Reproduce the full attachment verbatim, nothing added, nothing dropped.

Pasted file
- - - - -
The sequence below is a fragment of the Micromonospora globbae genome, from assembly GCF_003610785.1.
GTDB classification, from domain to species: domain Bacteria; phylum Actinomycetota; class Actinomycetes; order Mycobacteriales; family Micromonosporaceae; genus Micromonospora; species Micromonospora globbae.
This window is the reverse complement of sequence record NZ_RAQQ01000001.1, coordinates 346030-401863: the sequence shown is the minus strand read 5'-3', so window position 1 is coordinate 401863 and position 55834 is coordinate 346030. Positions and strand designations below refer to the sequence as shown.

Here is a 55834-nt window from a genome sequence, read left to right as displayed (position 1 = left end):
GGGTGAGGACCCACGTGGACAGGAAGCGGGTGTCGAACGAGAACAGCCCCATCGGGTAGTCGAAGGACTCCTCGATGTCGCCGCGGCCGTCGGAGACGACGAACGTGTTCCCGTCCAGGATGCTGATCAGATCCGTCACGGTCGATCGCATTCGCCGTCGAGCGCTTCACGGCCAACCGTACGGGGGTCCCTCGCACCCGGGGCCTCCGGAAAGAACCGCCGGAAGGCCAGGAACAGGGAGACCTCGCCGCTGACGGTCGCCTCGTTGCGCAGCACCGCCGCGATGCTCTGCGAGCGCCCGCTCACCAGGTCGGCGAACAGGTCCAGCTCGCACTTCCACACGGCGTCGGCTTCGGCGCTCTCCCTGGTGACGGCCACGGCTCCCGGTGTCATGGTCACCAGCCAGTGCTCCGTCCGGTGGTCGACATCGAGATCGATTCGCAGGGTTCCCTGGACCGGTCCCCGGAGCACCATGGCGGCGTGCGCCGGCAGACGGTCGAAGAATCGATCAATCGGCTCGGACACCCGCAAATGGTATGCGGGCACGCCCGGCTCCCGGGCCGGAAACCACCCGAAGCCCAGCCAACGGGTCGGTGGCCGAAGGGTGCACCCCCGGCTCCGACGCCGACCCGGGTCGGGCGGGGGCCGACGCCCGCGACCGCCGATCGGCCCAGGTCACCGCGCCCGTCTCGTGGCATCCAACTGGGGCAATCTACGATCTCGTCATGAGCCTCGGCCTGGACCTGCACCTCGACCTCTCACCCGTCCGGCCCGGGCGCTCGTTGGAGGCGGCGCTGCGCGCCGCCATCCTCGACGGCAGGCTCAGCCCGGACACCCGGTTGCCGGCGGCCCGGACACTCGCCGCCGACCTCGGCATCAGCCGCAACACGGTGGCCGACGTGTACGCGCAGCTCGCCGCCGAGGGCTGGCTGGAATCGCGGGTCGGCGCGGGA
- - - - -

The sequence below is a fragment of the Micromonospora globbae genome, from assembly GCF_003610785.1.
GTDB classification, from domain to species: domain Bacteria; phylum Actinomycetota; class Actinomycetes; order Mycobacteriales; family Micromonosporaceae; genus Micromonospora; species Micromonospora globbae.
This window is the reverse complement of sequence record NZ_RAQQ01000001.1, coordinates 346030-401863: the sequence shown is the minus strand read 5'-3', so window position 1 is coordinate 401863 and position 55834 is coordinate 346030. Positions and strand designations below refer to the sequence as shown.

Here is a 55834-nt window from a genome sequence, read left to right as displayed (position 1 = left end):
GGGTGAGGACCCACGTGGACAGGAAGCGGGTGTCGAACGAGAACAGCCCCATCGGGTAGTCGAAGGACTCCTCGATGTCGCCGCGGCCGTCGGAGACGACGAACGTGTTCCCGTCCAGGATGCTGATCAGATCCGTCACGGTCGATCGCATTCGCCGTCGAGCGCTTCACGGCCAACCGTACGGGGGTCCCTCGCACCCGGGGCCTCCGGAAAGAACCGCCGGAAGGCCAGGAACAGGGAGACCTCGCCGCTGACGGTCGCCTCGTTGCGCAGCACCGCCGCGATGCTCTGCGAGCGCCCGCTCACCAGGTCGGCGAACAGGTCCAGCTCGCACTTCCACACGGCGTCGGCTTCGGCGCTCTCCCTGGTGACGGCCACGGCTCCCGGTGTCATGGTCACCAGCCAGTGCTCCGTCCGGTGGTCGACATCGAGATCGATTCGCAGGGTTCCCTGGACCGGTCCCCGGAGCACCATGGCGGCGTGCGCCGGCAGACGGTCGAAGAATCGATCAATCGGCTCGGACACCCGCAAATGGTATGCGGGCACGCCCGGCTCCCGGGCCGGAAACCACCCGAAGCCCAGCCAACGGGTCGGTGGCCGAAGGGTGCACCCCCGGCTCCGACGCCGACCCGGGTCGGGCGGGGGCCGACGCCCGCGACCGCCGATCGGCCCAGGTCACCGCGCCCGTCTCGTGGCATCCAACTGGGGCAATCTACGATCTCGTCATGAGCCTCGGCCTGGACCTGCACCTCGACCTCTCACCCGTCCGGCCCGGGCGCTCGTTGGAGGCGGCGCTGCGCGCCGCCATCCTCGACGGCAGGCTCAGCCCGGACACCCGGTTGCCGGCGGCCCGGACACTCGCCGCCGACCTCGGCATCAGCCGCAACACGGTGGCCGACGTGTACGCGCAGCTCGCCGCCGAGGGCTGGCTGGAATCGCGGGTCGGCGCGGGA